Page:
If you belong to a gym or a running group you are already halfway there. I am sure many of the people you chat to at the various events would make perfect training buddies. Start by swapping email addresses or phone numbers, drop them a line a few days before a session to see if they are coming, send them some interesting running info such as websites or articles. If you both sign up for a similar event, get busy getting involved in each other’s training. Before you know it, you have ‘buddied-up’ and are well on the way to receiving the benefits that follow. Fitness level, age, gender, all that jazz can be thrown out the window. Are you both keen? Do you get on well? Who cares if you aren’t actually running together, you can still support each other! Twitter is a great medium for this. When I ran Boston Marathon on my own last April, I searched “Boston Marathon” in twitter and started following lots of people who were tweeting about it. I got so much support and help that way.

Michelle and I buddy up for Melbourne Marathon

After two Sunday’s with my running group the Sydney Striders, one 22km (13.7mi) and one 30km (18.6mi), Mish had been bitten by the striders bug. I double checked she wanted to run the marathon. Yes. We shook on it. Melbourne here we come. With only 6 weeks to prepare, it was straight into the heavy stuff. I set Mish a training program of 80kms (50mi) per week broken up into one sprint session at the oval, one 30km run, and various other tempo sessions. Usually my marathon programs start 16 weeks out so it was pretty heavy going on both of us at first.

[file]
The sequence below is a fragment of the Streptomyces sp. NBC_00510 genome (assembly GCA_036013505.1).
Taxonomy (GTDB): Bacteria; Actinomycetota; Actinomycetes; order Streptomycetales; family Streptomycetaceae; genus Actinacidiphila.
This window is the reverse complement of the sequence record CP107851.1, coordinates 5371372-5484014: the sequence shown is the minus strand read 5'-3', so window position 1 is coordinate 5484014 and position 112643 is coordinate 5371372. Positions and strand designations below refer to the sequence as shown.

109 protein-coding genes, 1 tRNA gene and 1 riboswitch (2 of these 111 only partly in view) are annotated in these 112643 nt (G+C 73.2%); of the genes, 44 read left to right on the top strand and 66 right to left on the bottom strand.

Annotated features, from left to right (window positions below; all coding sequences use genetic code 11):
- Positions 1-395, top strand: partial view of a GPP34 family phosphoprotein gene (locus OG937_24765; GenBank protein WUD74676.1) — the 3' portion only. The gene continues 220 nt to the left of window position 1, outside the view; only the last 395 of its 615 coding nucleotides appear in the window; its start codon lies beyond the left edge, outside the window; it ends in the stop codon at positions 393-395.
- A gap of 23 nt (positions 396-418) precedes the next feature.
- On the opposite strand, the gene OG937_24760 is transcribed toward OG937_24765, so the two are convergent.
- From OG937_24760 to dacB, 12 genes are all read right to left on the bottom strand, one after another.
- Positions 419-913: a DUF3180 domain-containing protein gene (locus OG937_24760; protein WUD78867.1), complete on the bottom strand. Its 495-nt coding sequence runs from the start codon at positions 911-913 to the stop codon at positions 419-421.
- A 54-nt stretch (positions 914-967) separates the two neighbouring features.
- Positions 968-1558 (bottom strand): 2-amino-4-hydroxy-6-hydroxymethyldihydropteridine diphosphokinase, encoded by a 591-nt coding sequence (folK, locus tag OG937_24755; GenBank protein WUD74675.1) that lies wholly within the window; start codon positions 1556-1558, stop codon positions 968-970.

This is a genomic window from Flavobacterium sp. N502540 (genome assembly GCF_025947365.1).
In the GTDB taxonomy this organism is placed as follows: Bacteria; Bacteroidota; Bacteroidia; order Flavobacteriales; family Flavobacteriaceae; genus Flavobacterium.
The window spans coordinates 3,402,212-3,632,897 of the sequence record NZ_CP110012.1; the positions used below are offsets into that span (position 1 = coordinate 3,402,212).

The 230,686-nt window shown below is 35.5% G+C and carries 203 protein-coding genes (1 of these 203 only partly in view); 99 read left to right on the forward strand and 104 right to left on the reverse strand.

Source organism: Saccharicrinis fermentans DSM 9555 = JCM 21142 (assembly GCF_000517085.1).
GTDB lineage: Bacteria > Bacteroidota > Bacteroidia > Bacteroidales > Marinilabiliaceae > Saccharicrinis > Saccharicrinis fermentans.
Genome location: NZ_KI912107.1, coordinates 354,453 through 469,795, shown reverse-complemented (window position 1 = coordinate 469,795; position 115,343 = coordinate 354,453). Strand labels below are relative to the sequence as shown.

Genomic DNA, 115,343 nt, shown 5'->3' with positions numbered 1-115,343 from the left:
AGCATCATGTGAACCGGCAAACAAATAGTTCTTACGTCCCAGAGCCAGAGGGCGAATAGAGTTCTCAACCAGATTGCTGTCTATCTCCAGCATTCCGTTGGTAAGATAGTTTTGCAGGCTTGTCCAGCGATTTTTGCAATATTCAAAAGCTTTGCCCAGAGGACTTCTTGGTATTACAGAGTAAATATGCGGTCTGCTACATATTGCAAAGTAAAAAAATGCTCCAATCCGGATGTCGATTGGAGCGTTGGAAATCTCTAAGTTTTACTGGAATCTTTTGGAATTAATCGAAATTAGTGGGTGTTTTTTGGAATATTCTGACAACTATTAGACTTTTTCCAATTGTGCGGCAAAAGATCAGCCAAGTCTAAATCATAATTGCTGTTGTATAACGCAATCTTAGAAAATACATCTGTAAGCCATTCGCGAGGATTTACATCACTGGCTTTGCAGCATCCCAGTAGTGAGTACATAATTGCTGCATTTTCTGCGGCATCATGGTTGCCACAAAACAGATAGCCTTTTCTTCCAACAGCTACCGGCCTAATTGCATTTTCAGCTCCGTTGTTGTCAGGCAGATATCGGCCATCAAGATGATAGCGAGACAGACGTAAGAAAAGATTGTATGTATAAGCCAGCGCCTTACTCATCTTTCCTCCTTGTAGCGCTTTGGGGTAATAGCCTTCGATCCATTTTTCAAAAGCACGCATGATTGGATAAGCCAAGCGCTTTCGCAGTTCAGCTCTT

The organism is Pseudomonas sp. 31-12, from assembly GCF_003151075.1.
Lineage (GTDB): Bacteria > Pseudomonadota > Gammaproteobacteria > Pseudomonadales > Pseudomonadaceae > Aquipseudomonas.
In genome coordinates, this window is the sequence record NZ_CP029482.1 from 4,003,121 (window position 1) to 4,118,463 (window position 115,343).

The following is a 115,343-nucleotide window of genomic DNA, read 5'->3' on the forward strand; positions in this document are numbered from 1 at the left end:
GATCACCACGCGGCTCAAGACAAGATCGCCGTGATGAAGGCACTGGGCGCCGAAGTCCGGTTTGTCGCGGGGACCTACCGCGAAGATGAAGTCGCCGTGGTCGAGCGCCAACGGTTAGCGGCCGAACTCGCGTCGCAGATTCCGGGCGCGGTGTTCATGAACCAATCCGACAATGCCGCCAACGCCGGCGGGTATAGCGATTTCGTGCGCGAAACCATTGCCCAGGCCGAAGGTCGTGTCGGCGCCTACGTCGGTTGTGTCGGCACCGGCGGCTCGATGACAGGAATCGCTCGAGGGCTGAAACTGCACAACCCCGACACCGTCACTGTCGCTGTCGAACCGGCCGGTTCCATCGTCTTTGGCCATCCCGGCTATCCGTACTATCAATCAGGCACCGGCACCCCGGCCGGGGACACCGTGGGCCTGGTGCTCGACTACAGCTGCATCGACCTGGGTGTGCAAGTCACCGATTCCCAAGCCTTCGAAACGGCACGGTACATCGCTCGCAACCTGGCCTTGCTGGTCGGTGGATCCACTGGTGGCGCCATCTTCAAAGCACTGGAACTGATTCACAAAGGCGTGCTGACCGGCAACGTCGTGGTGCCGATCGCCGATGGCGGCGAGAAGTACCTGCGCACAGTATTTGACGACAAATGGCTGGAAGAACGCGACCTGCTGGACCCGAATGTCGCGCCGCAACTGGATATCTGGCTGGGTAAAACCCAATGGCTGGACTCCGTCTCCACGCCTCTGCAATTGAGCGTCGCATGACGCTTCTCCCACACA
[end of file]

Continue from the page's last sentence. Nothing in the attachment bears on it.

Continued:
The only time we trained together was the Sunday runs, the rest of the time we trained alone but would be calling or texting most days. I remember one morning when I was seriously thinking of ditching my sprint session, then I received a funny text from Mish, something along the lines of “Faaarrrrk those sprints. I’ve coughed up a lung! I can’t believe you’ve made me do this – but I love it!” How could I have slept in? So off I went to cough up the other lung and hold up my end of the bargain!

We had our moments, never with each other but certainly with training. Mish missed an all important ½ marathon one day, miscalculating the traffic. I completely forgot about daylight saving and left her high and dry (actually wet) on our last (rainy) 30ks before Melbourne. We had dust storms and bad weather, Celebrity Masterchef and all sorts of distractions but with the support of each other, we remained focused on the race. The beauty of the Sydney Striders is that when one buddy can’t be around, there are others to lean on.

When it came to marathon weekend that’s when a buddy really comes in handy. From carb loading to laying out our clothes. From bib collection to bag drop off, having a buddy to help navigate the complexities of race day is very comforting. The only thing we weren’t able to help each other with was attempting to walk down stairs after the race. There were no pillars of strength when it came to tackling those stairs! Before the race, Mish said she only ever wanted to do one marathon, but since then she tells me she has actually been missing her Sunday runs and all the great (she may have said insane) people who make up the Sydney Striders.

So for anyone out there who suffers from the dreaded de-motivation virus, inject some fun back into your workouts by finding yourself a training buddy. Who knows what they’ll inspire you to do or could it be the other way around!

Do you have any good training buddy stories? Have you ever mentored anyone?